I believe that the fees should be weighted based similar to PDUFA with a product based yearly fee.  This would create equality among the various sized companies relating the fees to not only the number of products filed but also the number of products approved.

Please feel free to provide your comments.  This way we can see if we can possibly change the system.

Delayed ANDA approvals cost thousands per day!

 

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 Regulatory Timelines are critical!!

 

Don’t try to cut corners when choosing your regulatory service provider, you may be able to save a few bucks upfront but it could end up costing you millions, see below

 

Average ANDA approval times are approaching 31 months

 

The cost of hiring a service provider with less experience can create significant delays

 

Many companies we deal with chooses interesting generic products with expected profits in the millions; each business day these product approvals are delayed will cost you significant dollars

 

$1,000,000 product will cost you $5,000 per business day

$5,000,000 product will cost you $25,000 per business day

$10,000,000 product will cost you $50,000 per business day

$20,000,000 product will cost you $100,000 per business day

  

Custopharm filed the first eCTD ANDA in 2004 and we have filed well over 150 since, we respond to over 100 deficiencies each year

 

You can trust Custopharm, we are knowledgeable and experienced and our prices are fair

 

We are easy to deal with - privately held with no outside investors, we still believe in customer service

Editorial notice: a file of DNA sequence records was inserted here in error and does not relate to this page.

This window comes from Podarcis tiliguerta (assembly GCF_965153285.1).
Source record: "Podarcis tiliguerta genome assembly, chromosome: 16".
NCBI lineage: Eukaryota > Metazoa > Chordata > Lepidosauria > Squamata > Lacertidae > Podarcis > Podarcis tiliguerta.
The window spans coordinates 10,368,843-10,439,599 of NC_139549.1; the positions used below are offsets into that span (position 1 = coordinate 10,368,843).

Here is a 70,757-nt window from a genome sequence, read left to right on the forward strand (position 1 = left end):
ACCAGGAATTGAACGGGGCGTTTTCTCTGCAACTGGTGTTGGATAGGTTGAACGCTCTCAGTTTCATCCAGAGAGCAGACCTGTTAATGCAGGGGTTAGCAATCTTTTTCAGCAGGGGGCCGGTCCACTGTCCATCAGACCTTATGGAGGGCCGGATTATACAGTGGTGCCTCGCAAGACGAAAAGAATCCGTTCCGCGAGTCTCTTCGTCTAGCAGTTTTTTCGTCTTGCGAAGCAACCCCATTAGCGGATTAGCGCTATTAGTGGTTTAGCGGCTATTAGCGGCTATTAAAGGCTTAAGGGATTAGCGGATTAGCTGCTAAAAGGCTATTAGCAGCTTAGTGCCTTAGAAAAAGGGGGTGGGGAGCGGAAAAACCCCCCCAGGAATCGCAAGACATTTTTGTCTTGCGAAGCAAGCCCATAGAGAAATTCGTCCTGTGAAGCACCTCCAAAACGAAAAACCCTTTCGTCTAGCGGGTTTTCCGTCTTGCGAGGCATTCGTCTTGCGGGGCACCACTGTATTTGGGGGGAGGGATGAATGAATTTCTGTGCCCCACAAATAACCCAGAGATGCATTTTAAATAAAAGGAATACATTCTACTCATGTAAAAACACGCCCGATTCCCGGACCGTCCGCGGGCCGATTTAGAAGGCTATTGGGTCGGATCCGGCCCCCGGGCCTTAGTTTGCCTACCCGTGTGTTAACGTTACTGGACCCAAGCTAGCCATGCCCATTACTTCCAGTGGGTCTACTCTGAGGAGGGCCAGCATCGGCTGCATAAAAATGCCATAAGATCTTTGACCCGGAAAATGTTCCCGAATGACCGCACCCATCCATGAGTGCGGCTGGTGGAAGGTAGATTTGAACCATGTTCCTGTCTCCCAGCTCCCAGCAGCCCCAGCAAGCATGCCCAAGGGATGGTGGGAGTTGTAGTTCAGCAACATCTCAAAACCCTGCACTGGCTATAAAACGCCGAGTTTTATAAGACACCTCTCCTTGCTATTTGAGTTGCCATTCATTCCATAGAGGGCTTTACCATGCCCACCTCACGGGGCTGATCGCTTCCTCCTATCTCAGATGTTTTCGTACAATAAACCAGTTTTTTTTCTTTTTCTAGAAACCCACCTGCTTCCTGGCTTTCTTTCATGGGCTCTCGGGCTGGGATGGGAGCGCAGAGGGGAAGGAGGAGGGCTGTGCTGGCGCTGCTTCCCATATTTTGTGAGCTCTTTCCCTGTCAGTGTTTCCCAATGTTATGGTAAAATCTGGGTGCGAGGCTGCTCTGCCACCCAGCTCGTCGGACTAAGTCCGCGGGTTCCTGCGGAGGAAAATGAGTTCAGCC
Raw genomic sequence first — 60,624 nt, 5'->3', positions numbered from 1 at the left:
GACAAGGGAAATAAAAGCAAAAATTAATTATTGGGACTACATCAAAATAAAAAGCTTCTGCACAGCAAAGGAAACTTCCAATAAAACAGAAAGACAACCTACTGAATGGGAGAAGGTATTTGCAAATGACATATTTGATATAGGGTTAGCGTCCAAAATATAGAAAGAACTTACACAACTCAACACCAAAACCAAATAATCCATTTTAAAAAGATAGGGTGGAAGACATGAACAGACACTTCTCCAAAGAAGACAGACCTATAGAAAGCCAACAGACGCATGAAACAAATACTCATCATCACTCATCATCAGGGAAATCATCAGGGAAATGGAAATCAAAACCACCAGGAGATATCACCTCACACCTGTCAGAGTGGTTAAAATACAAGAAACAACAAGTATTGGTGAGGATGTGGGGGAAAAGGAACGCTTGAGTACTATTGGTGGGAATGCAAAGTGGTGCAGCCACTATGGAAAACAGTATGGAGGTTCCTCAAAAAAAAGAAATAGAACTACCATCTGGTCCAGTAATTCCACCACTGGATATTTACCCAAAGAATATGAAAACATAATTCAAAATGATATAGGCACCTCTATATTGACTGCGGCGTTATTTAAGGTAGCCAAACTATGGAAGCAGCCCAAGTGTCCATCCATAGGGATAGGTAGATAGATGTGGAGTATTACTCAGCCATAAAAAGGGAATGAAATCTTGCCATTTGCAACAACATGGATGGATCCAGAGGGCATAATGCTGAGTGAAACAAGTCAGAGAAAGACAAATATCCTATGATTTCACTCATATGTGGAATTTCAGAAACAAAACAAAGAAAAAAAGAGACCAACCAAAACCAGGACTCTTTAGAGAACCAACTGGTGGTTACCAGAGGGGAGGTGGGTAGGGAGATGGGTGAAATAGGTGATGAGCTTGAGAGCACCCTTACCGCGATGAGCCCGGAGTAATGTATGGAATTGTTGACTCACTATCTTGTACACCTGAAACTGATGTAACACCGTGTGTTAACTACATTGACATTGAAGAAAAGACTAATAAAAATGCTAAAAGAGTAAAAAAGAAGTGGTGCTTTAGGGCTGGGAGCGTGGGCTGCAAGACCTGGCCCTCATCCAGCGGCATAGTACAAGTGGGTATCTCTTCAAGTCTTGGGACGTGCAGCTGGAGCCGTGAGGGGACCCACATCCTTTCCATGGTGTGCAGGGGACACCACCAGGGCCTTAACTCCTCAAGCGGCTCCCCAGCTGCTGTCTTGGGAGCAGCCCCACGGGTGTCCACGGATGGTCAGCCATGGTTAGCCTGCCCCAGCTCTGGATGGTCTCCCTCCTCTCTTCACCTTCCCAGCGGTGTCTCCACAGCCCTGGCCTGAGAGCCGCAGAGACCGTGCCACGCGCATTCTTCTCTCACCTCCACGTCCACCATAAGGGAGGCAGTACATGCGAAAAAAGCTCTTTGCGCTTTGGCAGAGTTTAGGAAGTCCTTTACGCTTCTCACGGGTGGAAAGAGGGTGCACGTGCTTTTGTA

Contact Dave McCleary @ dmccleary@custopharm.com or (203) 306-7819

Custopharm provides a turn-key solution to Foreign Companies interested in selling their generic products in the US

describe the imageCustopharm provides a ''turn-key" solution to Foreign companies interested in selling their products in the US Market, we have supported companies from every continent.  Many companies have interest in expanding markets for their generic products, especially the US market.  

It is not necessary to open a US office, this can cost millions of $ before you have FDA approval on your first generic product. 

Custopharm has a great deal of experience, we have supported more than 50 companies around the world.  (Australia, Bangladesh, Brazil, Canada, China, Croatia, France, Germany, Greece, India, Italy, Poland, Portugul, Spain, Turkey, and others. 

We have assisted our overseas customers by serving as the US Agent, reviewing their documentation prior to manufacturing the stability batch, then submitting the eCTD ESG ANDA and responding to deficiencies. 

Also have a program where we review the documentation that will be used for the qualification batch, perform a gap analysis as to what the FDA regulations require, this helps reduce the number of unnecessary deficiencies. 

Custopharm can also provide the regulatory maintenance function once the product is approved.

Custopharm filed the first eCTD ANDA in 2004, have filed well over 100 since.  We have 9 years of experience with eCTD filings.  Currently filing 2 eCTD ESG ANDA's per month.  We have a staff of 12 qualified individuals assisting with the effort.

Our fees are ‘all inclusive’ until the application is approved by the FDA.  The beauty of the ‘all inclusive’ pricing is that our goal is to get your approval as soon as possible, we are not focused on billable hours.  Our companies share the same goal, both make more money by moving the application through the process quicker.  You will never have to go to your owners/board and tell them there are additional fees/add-ons, a budget you can depend on.